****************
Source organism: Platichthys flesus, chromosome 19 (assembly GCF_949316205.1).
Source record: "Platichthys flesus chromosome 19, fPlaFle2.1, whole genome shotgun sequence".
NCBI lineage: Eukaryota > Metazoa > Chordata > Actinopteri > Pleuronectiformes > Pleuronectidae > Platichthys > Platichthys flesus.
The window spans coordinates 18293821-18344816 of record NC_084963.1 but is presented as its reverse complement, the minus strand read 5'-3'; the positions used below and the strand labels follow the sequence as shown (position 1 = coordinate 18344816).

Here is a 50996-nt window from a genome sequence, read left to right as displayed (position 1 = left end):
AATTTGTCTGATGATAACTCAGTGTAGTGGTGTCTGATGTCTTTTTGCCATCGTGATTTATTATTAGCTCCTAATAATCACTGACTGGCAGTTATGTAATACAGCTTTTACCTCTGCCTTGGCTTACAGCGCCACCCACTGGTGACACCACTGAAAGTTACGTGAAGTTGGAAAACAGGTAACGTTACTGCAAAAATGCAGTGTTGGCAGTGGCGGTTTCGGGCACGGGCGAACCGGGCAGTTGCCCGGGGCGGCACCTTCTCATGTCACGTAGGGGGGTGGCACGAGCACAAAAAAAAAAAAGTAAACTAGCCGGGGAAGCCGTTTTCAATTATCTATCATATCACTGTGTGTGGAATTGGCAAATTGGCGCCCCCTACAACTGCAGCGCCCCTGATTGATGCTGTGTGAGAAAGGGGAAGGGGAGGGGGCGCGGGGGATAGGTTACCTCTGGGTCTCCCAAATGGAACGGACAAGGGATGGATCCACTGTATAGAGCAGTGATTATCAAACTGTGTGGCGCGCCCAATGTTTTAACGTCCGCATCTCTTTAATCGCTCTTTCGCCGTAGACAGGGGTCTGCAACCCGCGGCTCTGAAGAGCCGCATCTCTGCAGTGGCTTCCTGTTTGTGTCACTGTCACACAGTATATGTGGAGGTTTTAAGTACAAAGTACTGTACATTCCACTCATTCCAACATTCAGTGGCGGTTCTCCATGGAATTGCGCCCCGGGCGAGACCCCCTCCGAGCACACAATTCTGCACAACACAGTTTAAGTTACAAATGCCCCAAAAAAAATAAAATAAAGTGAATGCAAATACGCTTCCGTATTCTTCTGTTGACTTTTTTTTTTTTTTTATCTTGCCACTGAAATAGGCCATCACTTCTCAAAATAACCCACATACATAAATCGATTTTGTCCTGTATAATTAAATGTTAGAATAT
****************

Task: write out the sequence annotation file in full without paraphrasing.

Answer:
Source organism: Platichthys flesus, chromosome 19 (assembly GCF_949316205.1).
Source record: "Platichthys flesus chromosome 19, fPlaFle2.1, whole genome shotgun sequence".
NCBI lineage: Eukaryota > Metazoa > Chordata > Actinopteri > Pleuronectiformes > Pleuronectidae > Platichthys > Platichthys flesus.
The window spans coordinates 18293821-18344816 of record NC_084963.1 but is presented as its reverse complement, the minus strand read 5'-3'; the positions used below and the strand labels follow the sequence as shown (position 1 = coordinate 18344816).

Here is a 50996-nt window from a genome sequence, read left to right as displayed (position 1 = left end):
AATTTGTCTGATGATAACTCAGTGTAGTGGTGTCTGATGTCTTTTTGCCATCGTGATTTATTATTAGCTCCTAATAATCACTGACTGGCAGTTATGTAATACAGCTTTTACCTCTGCCTTGGCTTACAGCGCCACCCACTGGTGACACCACTGAAAGTTACGTGAAGTTGGAAAACAGGTAACGTTACTGCAAAAATGCAGTGTTGGCAGTGGCGGTTTCGGGCACGGGCGAACCGGGCAGTTGCCCGGGGCGGCACCTTCTCATGTCACGTAGGGGGGTGGCACGAGCACAAAAAAAAAAAAGTAAACTAGCCGGGGAAGCCGTTTTCAATTATCTATCATATCACTGTGTGTGGAATTGGCAAATTGGCGCCCCCTACAACTGCAGCGCCCCTGATTGATGCTGTGTGAGAAAGGGGAAGGGGAGGGGGCGCGGGGGATAGGTTACCTCTGGGTCTCCCAAATGGAACGGACAAGGGATGGATCCACTGTATAGAGCAGTGATTATCAAACTGTGTGGCGCGCCCAATGTTTTAACGTCCGCATCTCTTTAATCGCTCTTTCGCCGTAGACAGGGGTCTGCAACCCGCGGCTCTGAAGAGCCGCATCTCTGCAGTGGCTTCCTGTTTGTGTCACTGTCACACAGTATATGTGGAGGTTTTAAGTACAAAGTACTGTACATTCCACTCATTCCAACATTCAGTGGCGGTTCTCCATGGAATTGCGCCCCGGGCGAGACCCCCTCCGAGCACACAATTCTGCACAACACAGTTTAAGTTACAAATGCCCCAAAAAAAATAAAATAAAGTGAATGCAAATACGCTTCCGTATTCTTCTGTTGACTTTTTTTTTTTTTTTATCTTGCCACTGAAATAGGCCATCACTTCTCAAAATAACCCACATACATAAATCGATTTTGTCCTGTATAATTAAATGTTAGAATAT